Item description for Hunger Moon by Sarah Lamstein...
Overview In 1953 in Chicago, Ruth struggles to deal with her parents' constant arguing, taking care of her younger brothers, one of whom is mentally disabled, and getting along in middle school.
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Est. Packaging Dimensions: Length: 8.6" Width: 6.04" Height: 0.6" Weight: 0.75 lbs.
Release Date May 1, 2004
Publisher Front Street Books
ISBN 1932425055 ISBN13 9781932425055
Availability 0 units.
More About Sarah Lamstein
Sarah Lamstein also wrote I Like Your Buttons! and From the Mango Tree and Other Folk Tales from Nepal. She lives in Newton, MA.
Reviews - What do customers think about Hunger Moon?
Poignancy and Punch Feb 7, 2005
Sarah Lamstein had me wrapped around her storytelling finger. Her ability to create powerful characterizations with an economy of words and her choice of sensory detail and unique particulars gave this gem of a book poignancy and punch. Lamstein's writing anchored me in Ruthie's heart, mind and world. I wanted the story to go on and yet knew where it ended was exactly right. A gem of a book that puts you right back into your 11-year-old shoes.
Like one of those great young adult books from the 70s! Sep 20, 2004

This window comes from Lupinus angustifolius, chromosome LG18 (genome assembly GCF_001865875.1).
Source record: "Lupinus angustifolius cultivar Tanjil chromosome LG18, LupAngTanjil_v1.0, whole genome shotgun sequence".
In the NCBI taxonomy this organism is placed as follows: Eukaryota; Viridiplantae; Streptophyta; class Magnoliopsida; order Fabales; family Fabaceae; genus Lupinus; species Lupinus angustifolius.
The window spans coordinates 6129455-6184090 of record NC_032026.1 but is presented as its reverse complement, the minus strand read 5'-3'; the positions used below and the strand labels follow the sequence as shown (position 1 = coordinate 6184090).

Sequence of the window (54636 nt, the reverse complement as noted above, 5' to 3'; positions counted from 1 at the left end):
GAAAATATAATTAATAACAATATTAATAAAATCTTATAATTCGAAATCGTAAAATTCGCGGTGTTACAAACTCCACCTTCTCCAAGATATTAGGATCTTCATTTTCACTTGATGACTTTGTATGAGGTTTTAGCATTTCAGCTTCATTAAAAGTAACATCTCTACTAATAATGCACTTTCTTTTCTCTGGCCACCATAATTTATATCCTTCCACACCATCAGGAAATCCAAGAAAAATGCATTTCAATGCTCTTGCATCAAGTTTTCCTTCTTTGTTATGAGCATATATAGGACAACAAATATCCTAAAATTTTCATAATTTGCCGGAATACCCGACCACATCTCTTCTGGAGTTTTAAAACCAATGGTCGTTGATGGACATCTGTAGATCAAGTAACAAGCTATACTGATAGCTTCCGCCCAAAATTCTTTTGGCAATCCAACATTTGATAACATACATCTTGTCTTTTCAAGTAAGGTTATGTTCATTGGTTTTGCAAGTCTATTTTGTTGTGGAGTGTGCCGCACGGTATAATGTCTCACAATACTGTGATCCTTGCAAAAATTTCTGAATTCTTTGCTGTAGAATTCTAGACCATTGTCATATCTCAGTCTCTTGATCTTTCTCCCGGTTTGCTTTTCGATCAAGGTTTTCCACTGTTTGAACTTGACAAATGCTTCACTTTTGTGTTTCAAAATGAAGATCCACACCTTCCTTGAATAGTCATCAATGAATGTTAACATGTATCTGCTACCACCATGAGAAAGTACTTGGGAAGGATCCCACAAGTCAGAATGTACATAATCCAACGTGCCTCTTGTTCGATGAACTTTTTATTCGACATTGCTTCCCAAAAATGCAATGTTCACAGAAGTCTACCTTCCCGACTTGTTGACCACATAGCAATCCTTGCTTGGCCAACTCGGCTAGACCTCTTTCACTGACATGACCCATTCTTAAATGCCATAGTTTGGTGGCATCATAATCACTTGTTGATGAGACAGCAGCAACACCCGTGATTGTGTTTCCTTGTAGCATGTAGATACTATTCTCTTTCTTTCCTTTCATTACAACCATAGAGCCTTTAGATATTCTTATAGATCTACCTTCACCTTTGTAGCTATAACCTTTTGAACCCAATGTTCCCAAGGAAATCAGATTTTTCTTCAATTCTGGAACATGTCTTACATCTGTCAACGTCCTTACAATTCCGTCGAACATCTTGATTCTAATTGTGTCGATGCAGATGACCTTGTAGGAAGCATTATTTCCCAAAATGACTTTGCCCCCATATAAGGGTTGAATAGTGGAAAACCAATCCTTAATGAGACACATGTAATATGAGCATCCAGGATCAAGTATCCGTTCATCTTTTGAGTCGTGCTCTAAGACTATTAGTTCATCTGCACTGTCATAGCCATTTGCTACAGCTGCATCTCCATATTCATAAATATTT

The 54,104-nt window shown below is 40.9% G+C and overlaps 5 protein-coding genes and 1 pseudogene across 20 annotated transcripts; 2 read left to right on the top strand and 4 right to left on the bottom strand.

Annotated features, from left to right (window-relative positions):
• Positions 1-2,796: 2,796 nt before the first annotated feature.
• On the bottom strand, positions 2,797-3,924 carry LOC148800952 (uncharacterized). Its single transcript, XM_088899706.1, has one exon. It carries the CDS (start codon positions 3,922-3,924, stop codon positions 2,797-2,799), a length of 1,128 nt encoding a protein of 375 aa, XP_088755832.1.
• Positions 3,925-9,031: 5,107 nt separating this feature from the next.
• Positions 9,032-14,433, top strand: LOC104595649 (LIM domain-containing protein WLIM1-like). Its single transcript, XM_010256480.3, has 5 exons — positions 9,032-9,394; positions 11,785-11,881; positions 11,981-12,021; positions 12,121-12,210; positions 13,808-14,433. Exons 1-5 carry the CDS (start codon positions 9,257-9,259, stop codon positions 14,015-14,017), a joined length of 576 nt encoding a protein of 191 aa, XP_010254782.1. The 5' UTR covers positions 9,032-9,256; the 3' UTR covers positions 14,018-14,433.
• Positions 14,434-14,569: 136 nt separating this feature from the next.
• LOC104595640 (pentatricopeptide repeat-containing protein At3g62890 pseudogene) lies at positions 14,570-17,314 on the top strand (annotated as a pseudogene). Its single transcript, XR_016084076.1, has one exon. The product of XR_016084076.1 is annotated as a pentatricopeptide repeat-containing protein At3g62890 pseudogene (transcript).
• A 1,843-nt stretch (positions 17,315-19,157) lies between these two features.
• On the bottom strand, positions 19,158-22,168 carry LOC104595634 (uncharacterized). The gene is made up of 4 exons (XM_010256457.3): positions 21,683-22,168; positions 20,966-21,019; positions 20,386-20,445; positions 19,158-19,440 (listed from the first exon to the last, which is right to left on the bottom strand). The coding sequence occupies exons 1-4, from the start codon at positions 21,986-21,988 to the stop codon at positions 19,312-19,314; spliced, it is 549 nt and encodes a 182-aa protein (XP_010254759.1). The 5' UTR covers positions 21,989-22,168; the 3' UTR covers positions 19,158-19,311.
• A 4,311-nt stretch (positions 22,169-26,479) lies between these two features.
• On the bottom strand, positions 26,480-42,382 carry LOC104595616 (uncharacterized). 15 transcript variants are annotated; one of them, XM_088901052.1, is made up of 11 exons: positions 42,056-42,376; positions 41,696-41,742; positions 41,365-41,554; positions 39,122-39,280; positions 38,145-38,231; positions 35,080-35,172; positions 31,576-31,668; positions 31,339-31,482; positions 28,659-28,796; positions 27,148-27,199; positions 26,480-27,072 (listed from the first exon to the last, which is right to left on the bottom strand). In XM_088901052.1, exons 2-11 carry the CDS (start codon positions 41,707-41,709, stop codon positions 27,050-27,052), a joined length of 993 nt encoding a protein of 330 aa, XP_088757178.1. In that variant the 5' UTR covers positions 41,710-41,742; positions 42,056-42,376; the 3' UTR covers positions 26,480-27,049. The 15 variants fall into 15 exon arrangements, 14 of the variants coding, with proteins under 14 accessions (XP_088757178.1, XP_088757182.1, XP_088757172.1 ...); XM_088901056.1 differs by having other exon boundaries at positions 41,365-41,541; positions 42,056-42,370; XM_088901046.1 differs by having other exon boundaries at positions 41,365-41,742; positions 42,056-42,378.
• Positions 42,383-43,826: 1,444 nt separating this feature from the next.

I'm thinking of Norma Klein's books and The Summer of the Swans. I'm 39 (and a half!) but I was completely engrossed in ruthie's first person perspective on her family ... and reading this as a mother myself, it was a fine reminder of how a child experiences a parent's anger. (and I really appreciated that Ruthie's mother wasn't some sort of wicked witch - her circumstances fuelled her behavior and on some level, you feel for her. This would be a great title for mother-daughter book clubs.
A Moonbeam Jul 25, 2004
There is an immediacy to this slim gem of a book that tugs at you, that instantly transports the reader back to childhood and forward to children yet unborn. Ruthie's mother's kitchen is full of the high peaks of egg whites and the lows of yolks beaten. This is a story truly spoken from a child's mind and each disarming vignette pulses like a heartbeat. I want to read this book over and over again, and remember....
an unforgettable character Jun 23, 2004
I went to bed last night and woke up this morning thinking and caring about Ruthie Tepper -- her open heart, her longing and confusion, her shoulders shaking from trying to hold in her giggles. Sarah Lamstein has created an unforgettable character. Every moment of her story seems true.
Hunger Moon Haunts Jun 22, 2004
Hunger Moon is an unforgettable book. Told in first-person vignettes, protagonist Ruthie does not embellish these scenes from her life; she merely lays them out with unflinching honesty and dares the reader not to blink. The emotions readers feel are unmanipulated and achingly real. Sarah Lamstein's spare prose haunts as you realize this is not a quiet book at all. Hunger Moon tells the truth about pain, and ultimately edges uneasily toward toward hope and healing. Exquisite.